India to develop its own '911'; first nationwide emergency response line

Cars, motorcycles, and buses form a massive traffic jam in a street in central New Delhi. Jams like these are daily occurrence, and can block emergency services access to accident sites.

Story highlights

  • Government moving forward with five year plan for one unifying national emergency line
  • Currently Indian states have up to 10 different emergency lines

(CNN)Last week, actress and member of India's parliament, Hema Malini, was involved in a fatal car accident, which left a two-year-old girl dead.

Malini was rushed to the hospital by a local doctor in his car, but he didn't take the the injured two-year old or her family, along, local media reports said.
    The girl's family waited for 20-25 minutes before help arrived.
    "Had she been taken to the hospital along with Hema Malini, she would have been saved" the girl's uncle told NDTV, an Indian television network.
    Long waits for emergency services are not unusual, say road safety campaigners. But that's something that might change as India moves forward with plans for its first nationwide emergency response system.
    "It's surprising that help even came that quickly," says Harman Singh Sidhu, president of ArriveSAFE, an Indian road safety advocacy group.
    "India's emergency response services are as fractured as its roads and infrastructure... these services claim they can arrive in 10-15 minutes, but most take up to 45 minutes."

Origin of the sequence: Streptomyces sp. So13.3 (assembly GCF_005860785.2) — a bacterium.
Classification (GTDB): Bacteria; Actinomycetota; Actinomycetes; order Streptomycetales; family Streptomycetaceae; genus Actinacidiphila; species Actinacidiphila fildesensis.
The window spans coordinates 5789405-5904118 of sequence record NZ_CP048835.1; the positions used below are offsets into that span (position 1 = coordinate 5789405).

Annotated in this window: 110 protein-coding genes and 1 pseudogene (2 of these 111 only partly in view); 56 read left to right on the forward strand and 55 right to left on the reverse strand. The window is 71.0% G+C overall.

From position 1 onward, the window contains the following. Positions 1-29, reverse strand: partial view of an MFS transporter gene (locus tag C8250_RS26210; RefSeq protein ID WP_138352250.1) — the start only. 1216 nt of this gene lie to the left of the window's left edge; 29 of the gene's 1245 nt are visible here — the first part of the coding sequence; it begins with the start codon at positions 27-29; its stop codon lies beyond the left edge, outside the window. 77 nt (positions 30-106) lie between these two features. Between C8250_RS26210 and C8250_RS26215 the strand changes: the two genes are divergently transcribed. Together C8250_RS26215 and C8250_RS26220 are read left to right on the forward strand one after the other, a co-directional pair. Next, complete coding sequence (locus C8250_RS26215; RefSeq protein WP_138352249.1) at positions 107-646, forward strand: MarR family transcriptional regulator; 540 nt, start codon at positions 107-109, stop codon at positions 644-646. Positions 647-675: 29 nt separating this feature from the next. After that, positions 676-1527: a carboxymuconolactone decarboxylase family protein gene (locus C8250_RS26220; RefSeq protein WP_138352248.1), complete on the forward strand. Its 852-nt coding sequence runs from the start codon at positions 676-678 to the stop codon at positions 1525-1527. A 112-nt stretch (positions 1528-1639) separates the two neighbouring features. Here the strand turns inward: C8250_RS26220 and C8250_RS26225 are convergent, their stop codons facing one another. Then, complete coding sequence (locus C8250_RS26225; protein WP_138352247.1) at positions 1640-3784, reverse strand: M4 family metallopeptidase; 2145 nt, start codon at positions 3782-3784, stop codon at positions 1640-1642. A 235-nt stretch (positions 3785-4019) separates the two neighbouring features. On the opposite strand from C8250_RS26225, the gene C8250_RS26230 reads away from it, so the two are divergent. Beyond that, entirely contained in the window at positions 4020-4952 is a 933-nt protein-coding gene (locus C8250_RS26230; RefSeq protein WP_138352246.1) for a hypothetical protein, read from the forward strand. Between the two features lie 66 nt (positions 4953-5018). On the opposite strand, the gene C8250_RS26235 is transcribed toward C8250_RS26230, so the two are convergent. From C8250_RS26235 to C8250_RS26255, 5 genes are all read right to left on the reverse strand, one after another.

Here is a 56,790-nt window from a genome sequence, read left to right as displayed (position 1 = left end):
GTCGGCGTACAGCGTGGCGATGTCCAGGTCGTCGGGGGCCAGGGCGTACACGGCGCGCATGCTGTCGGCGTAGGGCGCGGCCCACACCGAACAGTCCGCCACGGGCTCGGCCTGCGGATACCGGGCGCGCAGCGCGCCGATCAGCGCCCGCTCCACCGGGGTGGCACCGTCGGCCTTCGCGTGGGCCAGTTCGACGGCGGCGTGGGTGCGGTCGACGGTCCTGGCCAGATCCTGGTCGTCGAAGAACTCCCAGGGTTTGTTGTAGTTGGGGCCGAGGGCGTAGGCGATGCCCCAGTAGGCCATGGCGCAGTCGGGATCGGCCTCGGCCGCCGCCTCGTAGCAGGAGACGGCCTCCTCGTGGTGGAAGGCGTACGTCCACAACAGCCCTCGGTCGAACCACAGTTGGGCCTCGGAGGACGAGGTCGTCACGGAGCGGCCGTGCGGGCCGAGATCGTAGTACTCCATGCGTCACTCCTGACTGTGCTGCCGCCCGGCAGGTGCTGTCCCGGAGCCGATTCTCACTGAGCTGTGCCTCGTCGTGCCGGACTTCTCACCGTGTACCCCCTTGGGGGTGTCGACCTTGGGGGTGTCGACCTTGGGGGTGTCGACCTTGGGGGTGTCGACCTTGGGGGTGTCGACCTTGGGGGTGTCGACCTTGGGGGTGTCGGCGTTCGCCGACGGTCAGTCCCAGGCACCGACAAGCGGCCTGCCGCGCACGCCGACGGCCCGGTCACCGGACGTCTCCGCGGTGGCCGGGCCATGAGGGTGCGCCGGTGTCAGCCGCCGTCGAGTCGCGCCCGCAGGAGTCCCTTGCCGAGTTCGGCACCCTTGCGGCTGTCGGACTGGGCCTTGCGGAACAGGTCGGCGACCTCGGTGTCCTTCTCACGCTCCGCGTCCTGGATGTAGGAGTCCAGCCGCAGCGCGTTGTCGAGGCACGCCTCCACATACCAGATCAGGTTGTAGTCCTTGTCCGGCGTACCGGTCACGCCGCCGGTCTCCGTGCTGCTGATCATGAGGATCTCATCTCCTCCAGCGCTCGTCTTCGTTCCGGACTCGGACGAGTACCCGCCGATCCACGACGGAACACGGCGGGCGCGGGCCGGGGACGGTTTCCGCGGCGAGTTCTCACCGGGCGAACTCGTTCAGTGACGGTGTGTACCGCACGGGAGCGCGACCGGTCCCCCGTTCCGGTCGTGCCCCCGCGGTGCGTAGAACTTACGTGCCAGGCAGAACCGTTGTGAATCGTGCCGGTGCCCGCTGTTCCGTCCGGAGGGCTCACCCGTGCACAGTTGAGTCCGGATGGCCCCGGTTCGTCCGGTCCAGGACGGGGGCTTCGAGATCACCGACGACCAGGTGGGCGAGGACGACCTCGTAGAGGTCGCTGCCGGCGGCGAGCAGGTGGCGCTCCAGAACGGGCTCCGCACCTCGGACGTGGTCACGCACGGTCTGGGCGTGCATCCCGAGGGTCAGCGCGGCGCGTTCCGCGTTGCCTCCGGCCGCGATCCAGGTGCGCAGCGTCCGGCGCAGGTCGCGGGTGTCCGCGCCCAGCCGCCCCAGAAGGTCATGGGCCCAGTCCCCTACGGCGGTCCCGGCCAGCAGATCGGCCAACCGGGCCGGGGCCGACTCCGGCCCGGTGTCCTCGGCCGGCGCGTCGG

India has some of the most dangerous roads in the world, and the two-year-old killed in the collision with Hema Malini's car is just one of the approximate 231,000 deaths which occur each year, according to the WHO.
    Activists like Sidhu say deaths could be prevented if India had a more efficient emergency response service.

    India's own '911'

    With up to 10 different emergency lines in some states, India's current emergency response teams lose precious time in having to contact the various departments, and in making sure that response teams are working within their proper jurisdictions, before responders can act on an emergency situation.
    To add to the confusion, emergency phone numbers can vary across states.
    "Drivers never expect an accident to happen to them, so they hardly take the necessary precautions to remember all the relevant emergency numbers when traveling across states" says Sidhu.
    India's Ministry of Home Affairs is implementing five-year plan for developing a nationwide emergency response system.
    "India's new emergency hotline,112, initially plans to integrate India's emergency call numbers for police (100), fire (102), ambulance (103) and Emergency Disaster Management (108)" says Sanjiv Banzal, an Indian telecommunications official.
    "Eventually, the number will take over all the emergency numbers, becoming the one-stop emergency response system."
    Meeting the demand of a nation with 1.2 billion people and 22 different official languages will certainly prove to be a challenge.
    In five years time, the Indian '112' one-stop number will be designed to accommodate 1,000,000 daily calls, just under twice the number of calls '911,' the U.S. equivalent, receives.
    The new system will support 13 different languages while incorporating email, SMS, and mobile app support as well as a 'panic button' feature for use on public transport, according to India's Home Ministry.
    "A national emergency service will certainly will certainly reduce response time for emergency situations and help save lives, but only to a degree," says Sidhu.
    He believes there are deeper structural issues.
    "When I had a spinal injury, I was unable to lie flat in the ambulance because it was too small for a 6-foot man," he says.
    "Just the other day, I read about a case where the ambulance had to stop for gas on the way to the hospital -- it shows you the state of how poor our services are."